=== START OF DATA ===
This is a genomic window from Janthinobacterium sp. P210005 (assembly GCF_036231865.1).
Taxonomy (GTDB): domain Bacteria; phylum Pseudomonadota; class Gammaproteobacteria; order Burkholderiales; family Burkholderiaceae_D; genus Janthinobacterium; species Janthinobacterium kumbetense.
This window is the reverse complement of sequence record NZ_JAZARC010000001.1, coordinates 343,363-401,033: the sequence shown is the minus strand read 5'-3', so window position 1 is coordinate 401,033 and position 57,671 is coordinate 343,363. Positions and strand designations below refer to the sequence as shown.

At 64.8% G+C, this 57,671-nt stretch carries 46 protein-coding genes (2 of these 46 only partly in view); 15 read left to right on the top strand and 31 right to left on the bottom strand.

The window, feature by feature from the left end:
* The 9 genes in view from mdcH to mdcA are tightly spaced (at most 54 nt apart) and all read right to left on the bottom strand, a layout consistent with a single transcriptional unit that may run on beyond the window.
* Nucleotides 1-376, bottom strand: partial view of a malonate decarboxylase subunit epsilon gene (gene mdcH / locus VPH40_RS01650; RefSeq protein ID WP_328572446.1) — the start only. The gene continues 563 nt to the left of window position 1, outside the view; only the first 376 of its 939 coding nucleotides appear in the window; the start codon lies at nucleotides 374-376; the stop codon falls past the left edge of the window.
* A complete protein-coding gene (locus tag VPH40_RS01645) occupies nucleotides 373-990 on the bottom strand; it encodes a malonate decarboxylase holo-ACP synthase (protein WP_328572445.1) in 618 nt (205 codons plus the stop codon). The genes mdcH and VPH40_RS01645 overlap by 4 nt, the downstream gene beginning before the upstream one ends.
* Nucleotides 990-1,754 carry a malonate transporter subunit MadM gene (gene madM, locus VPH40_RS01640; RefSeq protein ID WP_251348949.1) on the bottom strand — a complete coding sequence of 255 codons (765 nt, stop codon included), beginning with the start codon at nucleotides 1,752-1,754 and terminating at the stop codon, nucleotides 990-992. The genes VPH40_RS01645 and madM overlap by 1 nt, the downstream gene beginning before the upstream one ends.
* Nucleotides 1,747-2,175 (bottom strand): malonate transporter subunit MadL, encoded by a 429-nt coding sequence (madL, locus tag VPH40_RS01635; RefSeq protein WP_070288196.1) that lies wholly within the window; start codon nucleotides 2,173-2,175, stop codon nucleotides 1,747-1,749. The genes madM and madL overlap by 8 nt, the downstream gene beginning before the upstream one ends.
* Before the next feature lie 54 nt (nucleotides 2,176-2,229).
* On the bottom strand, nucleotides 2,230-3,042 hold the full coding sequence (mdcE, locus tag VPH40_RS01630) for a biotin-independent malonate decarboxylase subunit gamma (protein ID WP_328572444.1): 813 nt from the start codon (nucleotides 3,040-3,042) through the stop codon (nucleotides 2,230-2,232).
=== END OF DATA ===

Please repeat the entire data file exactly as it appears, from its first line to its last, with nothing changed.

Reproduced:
This is a genomic window from Janthinobacterium sp. P210005 (assembly GCF_036231865.1).
Taxonomy (GTDB): domain Bacteria; phylum Pseudomonadota; class Gammaproteobacteria; order Burkholderiales; family Burkholderiaceae_D; genus Janthinobacterium; species Janthinobacterium kumbetense.
This window is the reverse complement of sequence record NZ_JAZARC010000001.1, coordinates 343,363-401,033: the sequence shown is the minus strand read 5'-3', so window position 1 is coordinate 401,033 and position 57,671 is coordinate 343,363. Positions and strand designations below refer to the sequence as shown.

At 64.8% G+C, this 57,671-nt stretch carries 46 protein-coding genes (2 of these 46 only partly in view); 15 read left to right on the top strand and 31 right to left on the bottom strand.

The window, feature by feature from the left end:
* The 9 genes in view from mdcH to mdcA are tightly spaced (at most 54 nt apart) and all read right to left on the bottom strand, a layout consistent with a single transcriptional unit that may run on beyond the window.
* Nucleotides 1-376, bottom strand: partial view of a malonate decarboxylase subunit epsilon gene (gene mdcH / locus VPH40_RS01650; RefSeq protein ID WP_328572446.1) — the start only. The gene continues 563 nt to the left of window position 1, outside the view; only the first 376 of its 939 coding nucleotides appear in the window; the start codon lies at nucleotides 374-376; the stop codon falls past the left edge of the window.
* A complete protein-coding gene (locus tag VPH40_RS01645) occupies nucleotides 373-990 on the bottom strand; it encodes a malonate decarboxylase holo-ACP synthase (protein WP_328572445.1) in 618 nt (205 codons plus the stop codon). The genes mdcH and VPH40_RS01645 overlap by 4 nt, the downstream gene beginning before the upstream one ends.
* Nucleotides 990-1,754 carry a malonate transporter subunit MadM gene (gene madM, locus VPH40_RS01640; RefSeq protein ID WP_251348949.1) on the bottom strand — a complete coding sequence of 255 codons (765 nt, stop codon included), beginning with the start codon at nucleotides 1,752-1,754 and terminating at the stop codon, nucleotides 990-992. The genes VPH40_RS01645 and madM overlap by 1 nt, the downstream gene beginning before the upstream one ends.
* Nucleotides 1,747-2,175 (bottom strand): malonate transporter subunit MadL, encoded by a 429-nt coding sequence (madL, locus tag VPH40_RS01635; RefSeq protein WP_070288196.1) that lies wholly within the window; start codon nucleotides 2,173-2,175, stop codon nucleotides 1,747-1,749. The genes madM and madL overlap by 8 nt, the downstream gene beginning before the upstream one ends.
* Before the next feature lie 54 nt (nucleotides 2,176-2,229).
* On the bottom strand, nucleotides 2,230-3,042 hold the full coding sequence (mdcE, locus tag VPH40_RS01630) for a biotin-independent malonate decarboxylase subunit gamma (protein ID WP_328572444.1): 813 nt from the start codon (nucleotides 3,040-3,042) through the stop codon (nucleotides 2,230-2,232).